Wednesday, September 10, 2008

Don't Let Money Rule

Being responsible with money is a wise attribute--except when you are trying to decide what to do in an abusive marriage or dating relationship. When it becomes clear that your partner is willing to injure you physically to try to keep control over you, safety becomes more important than worrying about how you will survive financially if you separate.

Financial fears are one of the top reasons that abused women and men stay in harmful homes. They hope the other person will get better and they can't visualize how they will make it financially on their they remain.

It breaks my heart to hear the stories of people living in dangerous and painful situations because of money. When my children and I left my abusive spouse we had no income. I was a stay-at-home mom. I had absolutely no idea how things would work out financially. But when I felt God telling my heart that it was time to leave to protect my children, I left. God is our provider regardless of the existence or absence of paychecks. It may have been easier for me to leap because my spouse had already been unemployed multiple times during our marriage and I had personally experienced how faithfully God provides. It has to be much more difficult if you've been experiencing poverty already and are not sure how much God is or isn't helping. Perhaps more of my story will help. I left with my three children and rented an apartment with my parents as co-signers. We slept on the floor with borrowed blankets and pillows. But God consistently provided. I started a housecleaning business under God's leading even though I'd never considered starting any business, my separation timed with when my Dad received his first retirement money and my parents were able to help me with my basic needs for months, friends and family sent the children school supplies and gifts, the counselors discounted their rates, doctors discounted their services, people tipped me at the perfect times, neighbors thought of me when they moved and had food to leave behind, garage sales had just what we needed right when we needed it at ridiculously low prices, and fellow church members blessed me multiple times at God's urging. My kids and I had all our needs met by our gracious God.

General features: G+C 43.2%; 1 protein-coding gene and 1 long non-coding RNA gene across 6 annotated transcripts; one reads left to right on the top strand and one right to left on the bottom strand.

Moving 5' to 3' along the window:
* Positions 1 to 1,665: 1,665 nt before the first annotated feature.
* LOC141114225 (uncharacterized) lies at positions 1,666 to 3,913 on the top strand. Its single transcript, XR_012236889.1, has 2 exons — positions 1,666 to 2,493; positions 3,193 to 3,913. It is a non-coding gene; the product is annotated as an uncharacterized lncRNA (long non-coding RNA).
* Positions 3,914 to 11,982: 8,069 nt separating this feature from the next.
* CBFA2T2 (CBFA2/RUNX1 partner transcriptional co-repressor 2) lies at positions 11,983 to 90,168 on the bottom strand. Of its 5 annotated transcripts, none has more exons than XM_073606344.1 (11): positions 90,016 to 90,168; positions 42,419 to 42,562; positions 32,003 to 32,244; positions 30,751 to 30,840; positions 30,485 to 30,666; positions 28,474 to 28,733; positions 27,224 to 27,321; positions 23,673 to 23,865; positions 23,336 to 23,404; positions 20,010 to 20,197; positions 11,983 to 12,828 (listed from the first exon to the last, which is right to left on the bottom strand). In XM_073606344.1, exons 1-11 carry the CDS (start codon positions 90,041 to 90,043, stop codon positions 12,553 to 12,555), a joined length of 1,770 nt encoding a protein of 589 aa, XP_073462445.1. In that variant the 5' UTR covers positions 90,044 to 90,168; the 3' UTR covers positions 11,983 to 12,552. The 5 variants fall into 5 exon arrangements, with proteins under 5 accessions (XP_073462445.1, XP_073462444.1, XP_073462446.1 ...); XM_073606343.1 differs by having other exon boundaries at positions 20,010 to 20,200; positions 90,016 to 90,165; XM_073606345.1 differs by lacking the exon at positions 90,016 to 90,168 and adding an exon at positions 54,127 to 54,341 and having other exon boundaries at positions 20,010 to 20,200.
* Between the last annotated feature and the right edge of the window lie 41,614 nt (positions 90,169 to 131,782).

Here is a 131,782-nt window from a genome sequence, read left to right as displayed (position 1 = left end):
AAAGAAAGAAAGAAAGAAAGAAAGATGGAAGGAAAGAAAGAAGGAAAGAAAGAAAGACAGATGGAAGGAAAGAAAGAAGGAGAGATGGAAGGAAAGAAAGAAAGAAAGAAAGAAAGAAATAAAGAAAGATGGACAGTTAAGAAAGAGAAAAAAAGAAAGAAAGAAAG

Yes, we were financially well below the poverty line. But we ate three meals a day, every day. Even when it didn't look possible the day before.

And we were happier and less stressed than we'd ever been in our middle class suburbia home. We didn't walk in fear any more. We didn't have to hide tons of pain behind denial. We had priceless gifts--freedom, safety, and grace poured out abundantly upon us. God was in charge of meeting our needs and he came through with flying colors.

So cling to God and trust Him. Your safety matters.

P.S. And by the way, separating from an abuser is the biggest way (really the only way) that you can inspire him or her to get help for his or her issue with using violence as a power tool in your relationship.

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Recommended Books

  • 10 Lifesaving Principles for Women in Difficult Marriages by Karla Downing
  • A Way of Hope by Leslie J. Barner
  • Angry Men and the Women Who Love Them by Paul Hegstrom
  • Battered But Not Broken by Patricia Riddle Gaddis
  • Boundaries by Dr. Henry Cloud and Dr. John Townsend
  • Bradshaw on the Family by John Bradshaw
  • Caring Enough to Forgive/Not Forgive by David Augsburger
  • Codependent No More by Melody Beattie
  • Healing the Wounded Heart by Dr. Dan B. Allendar
  • Keeping the Faith: Questions and Answers for the Abused Woman by Marie M. Fortune
  • Perfect Daughters by Robert J. Ackerman, Ph.D.
  • Recovery: A Guide for Adult Children of Alcoholics by Herbert L. Gravitz and Julie D. Bowden
  • Safe People by Dr Henry Cloud and Dr. John Townsend
  • Slay Your Own Dragons by Nancy Good
  • The Cinderella Syndrome by Lee Ezell
  • The Dance of Anger by Harriet Goldhor Lerner, Ph.D.
  • The Search for Significance by Robert S. McGee
  • Turning Fear to Hope by Holly Wagner Green
  • When Violence Comes Home: Help for Victims of Spouse Abuse by Tim Jackson and Jeff Olson
  • Why Does He Do That? by Lundy Bancroft